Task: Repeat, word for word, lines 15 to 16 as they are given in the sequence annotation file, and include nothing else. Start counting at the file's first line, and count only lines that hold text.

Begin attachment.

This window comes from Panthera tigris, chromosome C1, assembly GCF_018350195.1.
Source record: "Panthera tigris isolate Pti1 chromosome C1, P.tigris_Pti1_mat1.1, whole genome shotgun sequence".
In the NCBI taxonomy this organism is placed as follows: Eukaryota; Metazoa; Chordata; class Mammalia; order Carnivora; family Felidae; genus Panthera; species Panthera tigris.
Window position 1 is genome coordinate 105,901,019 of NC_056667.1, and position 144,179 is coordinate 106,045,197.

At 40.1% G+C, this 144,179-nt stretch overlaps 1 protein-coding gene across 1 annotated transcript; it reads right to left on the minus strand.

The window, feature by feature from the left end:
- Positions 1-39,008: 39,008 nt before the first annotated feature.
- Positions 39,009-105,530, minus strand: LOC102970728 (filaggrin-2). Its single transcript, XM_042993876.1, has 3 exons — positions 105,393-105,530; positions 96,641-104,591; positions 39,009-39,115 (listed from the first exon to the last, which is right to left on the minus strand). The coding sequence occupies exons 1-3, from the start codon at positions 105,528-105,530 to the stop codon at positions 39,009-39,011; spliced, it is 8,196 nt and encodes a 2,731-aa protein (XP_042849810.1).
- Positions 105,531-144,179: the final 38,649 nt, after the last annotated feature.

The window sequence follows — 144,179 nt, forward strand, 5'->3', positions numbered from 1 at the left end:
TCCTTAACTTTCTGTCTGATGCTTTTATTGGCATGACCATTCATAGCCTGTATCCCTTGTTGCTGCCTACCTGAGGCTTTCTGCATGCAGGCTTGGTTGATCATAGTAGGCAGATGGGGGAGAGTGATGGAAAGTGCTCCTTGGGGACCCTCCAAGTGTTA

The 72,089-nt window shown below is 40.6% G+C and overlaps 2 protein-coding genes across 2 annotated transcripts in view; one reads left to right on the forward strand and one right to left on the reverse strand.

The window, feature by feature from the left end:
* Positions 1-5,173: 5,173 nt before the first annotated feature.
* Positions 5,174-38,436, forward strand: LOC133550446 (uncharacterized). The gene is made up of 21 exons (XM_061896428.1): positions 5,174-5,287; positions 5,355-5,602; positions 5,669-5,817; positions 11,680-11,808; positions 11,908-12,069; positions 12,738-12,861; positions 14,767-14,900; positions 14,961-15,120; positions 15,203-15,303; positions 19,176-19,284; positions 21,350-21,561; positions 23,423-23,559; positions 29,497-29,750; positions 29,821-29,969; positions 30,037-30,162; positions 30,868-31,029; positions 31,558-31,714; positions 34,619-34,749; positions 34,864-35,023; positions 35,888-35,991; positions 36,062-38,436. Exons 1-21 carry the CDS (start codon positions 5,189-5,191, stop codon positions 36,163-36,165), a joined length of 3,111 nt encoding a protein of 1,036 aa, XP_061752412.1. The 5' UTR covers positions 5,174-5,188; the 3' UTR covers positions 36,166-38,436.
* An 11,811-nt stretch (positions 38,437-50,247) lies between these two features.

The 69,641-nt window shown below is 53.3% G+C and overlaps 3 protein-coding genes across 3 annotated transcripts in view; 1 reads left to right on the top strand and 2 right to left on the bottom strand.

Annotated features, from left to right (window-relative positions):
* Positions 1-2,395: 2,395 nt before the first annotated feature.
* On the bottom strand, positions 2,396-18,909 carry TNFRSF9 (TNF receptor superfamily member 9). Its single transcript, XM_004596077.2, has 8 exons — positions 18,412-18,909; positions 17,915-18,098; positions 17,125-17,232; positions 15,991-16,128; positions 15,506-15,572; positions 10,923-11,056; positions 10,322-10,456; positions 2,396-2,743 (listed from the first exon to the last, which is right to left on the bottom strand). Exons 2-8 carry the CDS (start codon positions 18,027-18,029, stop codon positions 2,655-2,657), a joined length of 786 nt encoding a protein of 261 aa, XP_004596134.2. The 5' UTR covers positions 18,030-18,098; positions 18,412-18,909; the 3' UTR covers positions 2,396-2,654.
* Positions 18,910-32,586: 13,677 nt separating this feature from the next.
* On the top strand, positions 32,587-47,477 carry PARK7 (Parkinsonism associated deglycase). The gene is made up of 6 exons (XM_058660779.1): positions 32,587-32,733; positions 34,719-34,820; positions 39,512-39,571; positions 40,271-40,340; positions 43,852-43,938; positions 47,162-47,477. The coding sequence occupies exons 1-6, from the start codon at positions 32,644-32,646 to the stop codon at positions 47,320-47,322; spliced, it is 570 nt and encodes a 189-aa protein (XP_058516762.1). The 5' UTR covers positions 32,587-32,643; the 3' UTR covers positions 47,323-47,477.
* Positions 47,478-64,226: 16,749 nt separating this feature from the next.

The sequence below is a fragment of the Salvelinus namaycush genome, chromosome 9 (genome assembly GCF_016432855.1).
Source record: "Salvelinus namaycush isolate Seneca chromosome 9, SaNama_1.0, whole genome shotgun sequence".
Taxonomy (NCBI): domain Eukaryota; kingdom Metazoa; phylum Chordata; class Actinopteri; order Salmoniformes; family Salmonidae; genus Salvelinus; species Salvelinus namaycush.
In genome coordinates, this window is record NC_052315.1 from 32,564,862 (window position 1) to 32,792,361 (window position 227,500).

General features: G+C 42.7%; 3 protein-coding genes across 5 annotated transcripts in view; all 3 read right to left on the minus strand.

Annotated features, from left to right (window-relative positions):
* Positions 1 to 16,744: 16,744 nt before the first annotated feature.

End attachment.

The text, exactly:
* Positions 5,174-38,436, forward strand: LOC133550446 (uncharacterized). The gene is made up of 21 exons (XM_061896428.1): positions 5,174-5,287; positions 5,355-5,602; positions 5,669-5,817; positions 11,680-11,808; positions 11,908-12,069; positions 12,738-12,861; positions 14,767-14,900; positions 14,961-15,120; positions 15,203-15,303; positions 19,176-19,284; positions 21,350-21,561; positions 23,423-23,559; positions 29,497-29,750; positions 29,821-29,969; positions 30,037-30,162; positions 30,868-31,029; positions 31,558-31,714; positions 34,619-34,749; positions 34,864-35,023; positions 35,888-35,991; positions 36,062-38,436. Exons 1-21 carry the CDS (start codon positions 5,189-5,191, stop codon positions 36,163-36,165), a joined length of 3,111 nt encoding a protein of 1,036 aa, XP_061752412.1. The 5' UTR covers positions 5,174-5,188; the 3' UTR covers positions 36,166-38,436.
* An 11,811-nt stretch (positions 38,437-50,247) lies between these two features.